Recall that “Train to Busan” introduced us to some very good action horror with an unremarkable plot very well executed. A bioengineering laboratory accidentally releases a contagion that transforms people into something akin to the rampaging quasi-dead hungry we first met in 2010’s “28 Hours Later.” In “T to B,” the story was driven by a father trying to keep his daughter alive, if I recall accurately, as the infected multiply and the state rapidly loses control of law and order. “T to B” possessed stunning special effects. The locomotive slowly motoring along while zombies clinging to the back of the machine pile on each other to make a squirming, yet flowing tail of organic debris was something else.

That “something else” was missing in “Peninsula.” The computer-generated special effects lacked believable physics of motion. The vehicles bulldozing through zombies, jumping roads, or smashing into each other seemed like Matchbox cars running the gauntlet of a plastic race course. Also, at times, “Peninsula” seemed very “Casshern”-like or “Alita: Battle Angel”-ish. The difference is that “Casshern,” a 2004 Japanese movie, and “Alita” of 2019 intentionally deployed the tinge of anime as part of the storytelling. “Peninsula,” which imagined quarantined South Korea four years after the “T to B” virus was unleashed, often portrayed dilapidated urban terrain or action scenes with the patina of a video game that had mated with anime to create an almost-cartoon. In short, the visual effects in “Peninsula” were surprisingly crappy.

Oh, the plot. A South Korean soldier loses his sister and nephew to zombie-itis, but manages to save his brother-in-law. A few years later, the pair gets sucked into returning to South Korea to retrieve a truck load of American dollars for an American gangster based in Hong Kong. If they and a couple of others succeed, they get half of $20 mil. That’s money that would get them out of the political limbo of being microbe-induced refugees. Naturally, the return to the Peninsula, get it, goes astray. Dong-won Gang, playing South Korea Army Capt. Jung Seok, gets pulled off a zombie dinner plate by feisty, hard-driving teenager Jooni, played by Re Lee, and her younger sister Ye-won Lee as Yu Jin. They flee to their hideout, where Jung meets resourceful, determined, and very pretty Min Jung. Min is played by Lee Jung-hyun. She’s the mom in “Let’s get Mom.” While Jung, Min, and the girls are good and likeable characters in the film, most of the bad guys are all pretty much clichés and fail to be unlikeable. The exception was Captain Seo, nicely portrayed by Kyo-hwan Koo as desperate and scheming to the end. He has no trouble shooting the old man and Mom to get the hell off the Peninsula.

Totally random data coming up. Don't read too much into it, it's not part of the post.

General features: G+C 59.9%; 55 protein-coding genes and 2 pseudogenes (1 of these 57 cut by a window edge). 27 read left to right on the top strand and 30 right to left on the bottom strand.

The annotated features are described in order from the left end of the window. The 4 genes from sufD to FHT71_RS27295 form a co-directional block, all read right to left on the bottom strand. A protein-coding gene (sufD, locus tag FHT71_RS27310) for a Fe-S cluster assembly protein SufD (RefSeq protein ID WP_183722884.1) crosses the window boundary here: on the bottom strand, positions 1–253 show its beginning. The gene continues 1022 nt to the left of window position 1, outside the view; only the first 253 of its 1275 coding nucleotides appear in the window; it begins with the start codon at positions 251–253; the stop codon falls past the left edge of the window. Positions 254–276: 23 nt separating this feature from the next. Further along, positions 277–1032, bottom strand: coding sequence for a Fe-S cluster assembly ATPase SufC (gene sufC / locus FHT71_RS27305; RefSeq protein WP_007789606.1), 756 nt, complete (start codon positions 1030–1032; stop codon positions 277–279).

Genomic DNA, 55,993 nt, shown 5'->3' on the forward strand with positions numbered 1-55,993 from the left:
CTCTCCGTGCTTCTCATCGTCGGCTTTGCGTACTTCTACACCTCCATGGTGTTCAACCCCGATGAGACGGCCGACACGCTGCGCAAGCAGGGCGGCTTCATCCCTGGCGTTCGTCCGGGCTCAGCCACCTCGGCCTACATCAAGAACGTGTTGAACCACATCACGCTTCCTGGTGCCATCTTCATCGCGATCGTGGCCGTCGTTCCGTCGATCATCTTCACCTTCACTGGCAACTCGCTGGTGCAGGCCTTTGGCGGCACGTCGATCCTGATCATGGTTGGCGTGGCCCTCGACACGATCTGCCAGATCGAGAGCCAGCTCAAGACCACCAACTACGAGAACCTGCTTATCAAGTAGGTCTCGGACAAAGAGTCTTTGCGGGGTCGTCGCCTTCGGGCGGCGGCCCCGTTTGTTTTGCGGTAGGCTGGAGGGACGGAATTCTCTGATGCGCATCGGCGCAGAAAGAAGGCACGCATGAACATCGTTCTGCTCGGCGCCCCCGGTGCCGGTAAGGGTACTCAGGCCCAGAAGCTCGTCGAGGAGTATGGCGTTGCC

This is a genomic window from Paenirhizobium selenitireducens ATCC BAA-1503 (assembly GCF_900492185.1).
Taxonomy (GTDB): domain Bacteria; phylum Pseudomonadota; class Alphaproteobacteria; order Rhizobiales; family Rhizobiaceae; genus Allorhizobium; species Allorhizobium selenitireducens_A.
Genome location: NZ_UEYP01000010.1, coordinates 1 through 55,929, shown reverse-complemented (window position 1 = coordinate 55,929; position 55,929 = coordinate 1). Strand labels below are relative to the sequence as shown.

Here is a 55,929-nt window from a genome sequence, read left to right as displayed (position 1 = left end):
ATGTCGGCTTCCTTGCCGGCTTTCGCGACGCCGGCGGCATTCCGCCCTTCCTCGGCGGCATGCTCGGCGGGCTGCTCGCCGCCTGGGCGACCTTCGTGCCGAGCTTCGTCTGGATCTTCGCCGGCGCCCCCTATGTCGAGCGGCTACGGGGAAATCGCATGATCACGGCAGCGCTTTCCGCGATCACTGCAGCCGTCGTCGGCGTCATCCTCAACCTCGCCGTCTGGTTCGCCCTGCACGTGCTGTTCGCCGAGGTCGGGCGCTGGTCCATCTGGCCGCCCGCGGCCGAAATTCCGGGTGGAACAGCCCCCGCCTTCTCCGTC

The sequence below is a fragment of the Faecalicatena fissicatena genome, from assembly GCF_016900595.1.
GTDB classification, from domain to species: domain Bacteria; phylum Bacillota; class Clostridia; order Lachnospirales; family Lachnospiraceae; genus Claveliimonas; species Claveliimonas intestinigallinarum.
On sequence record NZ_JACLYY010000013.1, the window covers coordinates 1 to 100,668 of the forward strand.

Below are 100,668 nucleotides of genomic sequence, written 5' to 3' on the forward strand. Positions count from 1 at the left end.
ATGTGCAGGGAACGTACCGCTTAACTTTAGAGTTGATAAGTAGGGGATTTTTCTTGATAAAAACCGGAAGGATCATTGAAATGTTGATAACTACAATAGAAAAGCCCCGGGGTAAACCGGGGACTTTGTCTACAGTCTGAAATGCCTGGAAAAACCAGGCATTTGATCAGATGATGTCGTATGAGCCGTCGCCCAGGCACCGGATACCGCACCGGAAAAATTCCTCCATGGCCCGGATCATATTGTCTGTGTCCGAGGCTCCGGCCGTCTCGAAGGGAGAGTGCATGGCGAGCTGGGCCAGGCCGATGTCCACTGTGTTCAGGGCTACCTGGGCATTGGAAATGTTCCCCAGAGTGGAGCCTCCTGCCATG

The soundtrack in the film is good enough. There was a moment when I thought I heard a few stanzas, verses, whatever you call pieces of music, that sounded like an adventure tune in the video game “Halo.”

OK, Del, take it away with your take. Please don’t let the blubbery family scenes in “Peninsula” color your judgment as they did when you watched the last film we reviewed. We owe it to our growing readership to assess correctly the merits of a film.

Del’s take

It was I who recommended to Mladen that we review “Peninsula.” It was not I who recommended that he tap the cooking sherry before writing his review.

He’s correct when he describes the putative prequel to “Peninsula,” “Train to Busan” as excellent. I remember foraging through Netflix one night, searching for something to watch, when I stumbled across “T to B.” Another hokey foreign zombie flick, I warned myself, before clicking the “play” button. Imagine my surprise when I discovered a modern classic in science fiction-horror, one I’ve added to my DVD collection. “T to B” is that good. I would rate it up there with the Zack Snyder remake of “Dawn of the Dead.”